C(2)0.2002(6)−0.277(4)0.629(2)
C(2 b)−0.2036(8)0.242(4)−0.630(2)
C(3)0.2744(4)−0.300(6)0.719(2)
C(3 b)−0.2754(8)0.299(6)−0.712(3)
C(4)0.1818(7)−0.211(5)0.422(3)
C(4 b)−0.1796(5)0.228(5)−0.410(2)

Thermodiffractometry: X-ray diffractometry was performed in the θ-θ mode in air with the sample in the furnace (Anton Paar HTK 16 high temperature chamber) of a Siemens D 5000 diffractometer (cobalt radiation). Each powder pattern was recorded in the 7–35° range (2θ) (at intervals of 20 °C up to 600 °C; at intervals of 100 °C up to 800 °C) with a 2 s/step scan, corresponding to an approximate duration of 1 h. The temperature ramp between two patterns was 5 °C min−1.

Thermogravimetry: TG experiments were performed in air with a heating rate of 5 °C min−1 using a TA Instrument TG 2050 apparatus.

Surface area study: The porosity of the dehydrated MIL-53 lt (Al) was measured by means of a gas sorption isotherm experiment in liquid nitrogen using a Micromeritics ASAP 2010 apparatus (for surface area calculations, P/P0 range: 0.01–0.3 (BET); 0.06–0.2 (Langmuir)).

Solid-state NMR spectroscopy: Solid-state 27Al, 13C, and 1H NMR studies were performed on a Bruker DSX 500 spectrometer with a 11.7 Tesla magnetic field, in which these nuclei resonate at 130.3, 125.7, and 500.0 MHz, respectively. An H/X 4 mm MAS probehead and a classical ZrO2 rotor spun at 12.5 kHz were used. For the acquisition of 27Al MAS spectra, the RF field frequency, pulse duration, number of scans, and repetition time were 50 kHz, 1.5 μs, 8192 scans, and 400 ms, respectively. The corresponding parameters were 50 kHz, 5 μs, 32 scans, and 2 s for 1H MAS spectra, and 50 kHz, 5 μs, 128 scans, and 4 s for 13C MAS spectra with 1H broadband decoupling, (referred to as 13C{1H-decoupled} in the text). For 1H to 13C CPMAS with 1H broadband decoupling (referred to as 13C{1H, cross-polarized}), we used 47.5 and 60 kHz RF field frequencies in the 13C and 1H channels, respectively, for CP. The contact time was 3 ms, and the repetition time was 2 s for 1024 scans. Chemical shift references (0 ppm) are Al(NO3)3 in aqueous nitric acid solution for 27Al and TMS for 1H and 13C.

NMR measurements were performed on the three forms of MIL-53 (Al), namely as-synthesized MIL-53 as, the calcined MIL-53 ht, and the hydrated MIL-53 lt.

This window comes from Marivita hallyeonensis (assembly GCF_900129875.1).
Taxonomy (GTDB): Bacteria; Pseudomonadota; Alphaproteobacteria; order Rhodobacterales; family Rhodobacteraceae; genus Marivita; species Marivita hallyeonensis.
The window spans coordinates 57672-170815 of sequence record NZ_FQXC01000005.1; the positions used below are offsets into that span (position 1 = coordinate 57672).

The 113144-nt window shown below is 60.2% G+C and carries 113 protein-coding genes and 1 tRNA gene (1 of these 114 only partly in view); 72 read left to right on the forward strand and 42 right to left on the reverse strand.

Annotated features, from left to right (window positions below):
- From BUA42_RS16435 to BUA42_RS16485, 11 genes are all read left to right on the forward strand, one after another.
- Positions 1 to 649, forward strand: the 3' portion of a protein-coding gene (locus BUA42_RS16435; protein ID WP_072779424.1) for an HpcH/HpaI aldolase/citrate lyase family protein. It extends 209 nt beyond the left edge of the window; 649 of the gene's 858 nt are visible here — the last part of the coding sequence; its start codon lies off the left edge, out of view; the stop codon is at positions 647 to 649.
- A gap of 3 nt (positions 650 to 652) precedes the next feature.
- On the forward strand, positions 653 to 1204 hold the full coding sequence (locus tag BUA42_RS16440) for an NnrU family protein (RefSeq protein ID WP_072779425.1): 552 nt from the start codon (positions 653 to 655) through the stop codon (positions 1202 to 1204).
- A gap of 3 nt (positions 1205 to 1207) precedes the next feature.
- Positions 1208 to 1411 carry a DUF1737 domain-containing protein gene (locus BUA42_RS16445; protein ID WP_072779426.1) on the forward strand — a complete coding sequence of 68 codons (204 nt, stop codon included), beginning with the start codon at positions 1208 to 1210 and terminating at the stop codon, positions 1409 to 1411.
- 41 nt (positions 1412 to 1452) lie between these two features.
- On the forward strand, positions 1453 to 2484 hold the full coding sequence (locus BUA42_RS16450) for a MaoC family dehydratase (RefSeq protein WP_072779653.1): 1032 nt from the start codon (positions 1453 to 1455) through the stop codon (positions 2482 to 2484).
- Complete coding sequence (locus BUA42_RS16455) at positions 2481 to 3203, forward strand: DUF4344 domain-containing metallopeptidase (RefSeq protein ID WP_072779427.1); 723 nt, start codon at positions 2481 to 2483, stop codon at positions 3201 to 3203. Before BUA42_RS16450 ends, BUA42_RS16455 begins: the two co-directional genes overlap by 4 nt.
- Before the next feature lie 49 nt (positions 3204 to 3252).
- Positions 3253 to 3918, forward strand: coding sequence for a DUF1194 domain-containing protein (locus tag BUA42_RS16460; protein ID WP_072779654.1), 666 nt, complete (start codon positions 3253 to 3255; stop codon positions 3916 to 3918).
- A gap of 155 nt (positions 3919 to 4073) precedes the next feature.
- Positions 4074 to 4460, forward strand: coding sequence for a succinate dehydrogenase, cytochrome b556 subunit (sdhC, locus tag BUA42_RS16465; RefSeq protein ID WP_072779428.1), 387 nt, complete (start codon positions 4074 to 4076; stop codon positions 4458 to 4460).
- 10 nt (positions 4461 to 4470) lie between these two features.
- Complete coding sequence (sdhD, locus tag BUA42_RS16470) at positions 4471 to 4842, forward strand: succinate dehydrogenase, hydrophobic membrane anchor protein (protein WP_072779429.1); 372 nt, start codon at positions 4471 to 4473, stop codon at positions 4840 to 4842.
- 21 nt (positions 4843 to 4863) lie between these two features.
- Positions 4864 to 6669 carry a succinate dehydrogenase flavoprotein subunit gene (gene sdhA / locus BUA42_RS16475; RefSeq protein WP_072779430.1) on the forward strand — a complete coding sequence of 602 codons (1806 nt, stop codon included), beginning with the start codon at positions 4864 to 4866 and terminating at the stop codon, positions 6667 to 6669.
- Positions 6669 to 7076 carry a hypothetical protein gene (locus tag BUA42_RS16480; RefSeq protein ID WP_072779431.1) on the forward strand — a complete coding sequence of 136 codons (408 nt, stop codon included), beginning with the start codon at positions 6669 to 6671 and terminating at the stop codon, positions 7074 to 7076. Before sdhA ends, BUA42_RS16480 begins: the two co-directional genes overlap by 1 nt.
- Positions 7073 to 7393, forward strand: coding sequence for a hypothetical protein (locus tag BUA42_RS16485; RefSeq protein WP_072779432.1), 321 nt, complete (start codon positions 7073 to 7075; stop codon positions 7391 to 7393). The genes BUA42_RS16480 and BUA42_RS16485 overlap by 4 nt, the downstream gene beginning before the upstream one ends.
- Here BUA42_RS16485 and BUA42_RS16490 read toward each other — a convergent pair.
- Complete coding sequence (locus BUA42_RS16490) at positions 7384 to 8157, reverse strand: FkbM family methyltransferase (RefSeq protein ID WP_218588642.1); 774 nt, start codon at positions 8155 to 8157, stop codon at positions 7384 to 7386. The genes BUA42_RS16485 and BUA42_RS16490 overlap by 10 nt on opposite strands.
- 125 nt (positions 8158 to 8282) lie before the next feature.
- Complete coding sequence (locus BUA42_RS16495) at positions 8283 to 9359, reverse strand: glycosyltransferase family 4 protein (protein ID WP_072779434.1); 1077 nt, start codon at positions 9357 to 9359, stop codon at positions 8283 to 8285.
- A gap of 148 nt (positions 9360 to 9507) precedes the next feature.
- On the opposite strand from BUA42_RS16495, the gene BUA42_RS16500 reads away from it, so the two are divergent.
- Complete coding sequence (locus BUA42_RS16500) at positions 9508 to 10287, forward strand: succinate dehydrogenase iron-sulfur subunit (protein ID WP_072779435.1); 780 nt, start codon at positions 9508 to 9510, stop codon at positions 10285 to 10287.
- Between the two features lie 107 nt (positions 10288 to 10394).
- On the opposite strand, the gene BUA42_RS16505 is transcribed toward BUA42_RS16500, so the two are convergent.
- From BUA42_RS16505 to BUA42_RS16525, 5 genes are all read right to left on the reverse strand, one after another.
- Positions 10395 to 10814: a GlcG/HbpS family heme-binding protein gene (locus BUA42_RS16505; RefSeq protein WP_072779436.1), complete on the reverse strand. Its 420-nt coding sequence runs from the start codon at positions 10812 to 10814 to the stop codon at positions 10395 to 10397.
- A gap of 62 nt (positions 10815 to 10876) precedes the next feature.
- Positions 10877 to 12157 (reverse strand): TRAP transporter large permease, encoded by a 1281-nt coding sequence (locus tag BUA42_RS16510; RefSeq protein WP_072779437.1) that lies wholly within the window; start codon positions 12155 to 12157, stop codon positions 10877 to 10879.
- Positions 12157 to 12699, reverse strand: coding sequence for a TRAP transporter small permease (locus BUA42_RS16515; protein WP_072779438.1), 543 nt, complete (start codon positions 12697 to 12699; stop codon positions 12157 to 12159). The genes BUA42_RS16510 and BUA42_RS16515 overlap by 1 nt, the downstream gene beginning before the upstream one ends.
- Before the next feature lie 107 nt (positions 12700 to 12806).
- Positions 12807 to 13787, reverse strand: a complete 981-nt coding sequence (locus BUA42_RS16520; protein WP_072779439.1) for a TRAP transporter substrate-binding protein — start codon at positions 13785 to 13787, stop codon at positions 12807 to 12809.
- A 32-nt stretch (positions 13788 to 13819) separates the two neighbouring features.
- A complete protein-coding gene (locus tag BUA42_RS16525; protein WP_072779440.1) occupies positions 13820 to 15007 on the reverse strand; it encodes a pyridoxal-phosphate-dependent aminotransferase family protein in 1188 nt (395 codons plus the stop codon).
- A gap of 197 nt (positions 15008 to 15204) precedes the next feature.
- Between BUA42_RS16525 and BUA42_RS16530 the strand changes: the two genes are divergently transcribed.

The hydration process of the MIL-53 ht (Al) form was studied by room temperature NMR. No change in the hydration state of the sample in the closed rotor ever occurred during the measuring time necessary to study the series of nuclei. Two procedures for sample preparation were tested. Procedure 1 involved heating the MIL-53 ht (Al) sample for four days at 140 °C, followed by rapid transfer into a rotor, which was left open in the oven at 140 °C for one day and then closed. In this way, a fully dehydrated sample could be obtained for NMR studies. The various hydrated states could subsequently be attained by allowing atmospheric water to diffuse into the open rotor for defined periods of time. In Procedure 2, the sample was simply enclosed in a rotor directly after dehydration in the oven. Thus, a significant amount of water was already present in the sample, leading to the occurrence of a very fast hydration process during the 1–2 minutes necessary to fill the rotor with the powder in air. When following this procedure, different hydrated states were obtained by removing the sample from the rotor, dehydrating it once more in the oven, and allowing it to rehydrate in the surrounding atmosphere for chosen times before enclosing it again. In this way, after exposure to air for 2 h the hydrated sample was at equilibrium. Both sample preparation procedures led to fundamentally the same hydration process, as monitored by NMR, but with delayed kinetics and a more reproducible state when using Procedure 1.

CCDC-220475–CCDC-220477 contain the supplementary crystallographic data for this paper. These data can be obtained free of charge via www.ccdc.cam.ac.uk/conts/retrieving.html (or from the Cambridge Crystallographic Data Centre, 12, Union Road, Cambridge CB2 1EZ, UK; fax: (+44) 1223-336033; or deposit@ccdc.cam.ac.uk).

Acknowledgements

  1. Top of page
  2. Abstract
  3. Introduction
  4. Results and Discussion
  5. Conclusion
  6. Experimental Section
  7. Acknowledgements

The authors are grateful to N. Katif, C. Thouvenot, and Prof. D. Riou (UVSQ) for their help in the synthesis work and fruitful discussions.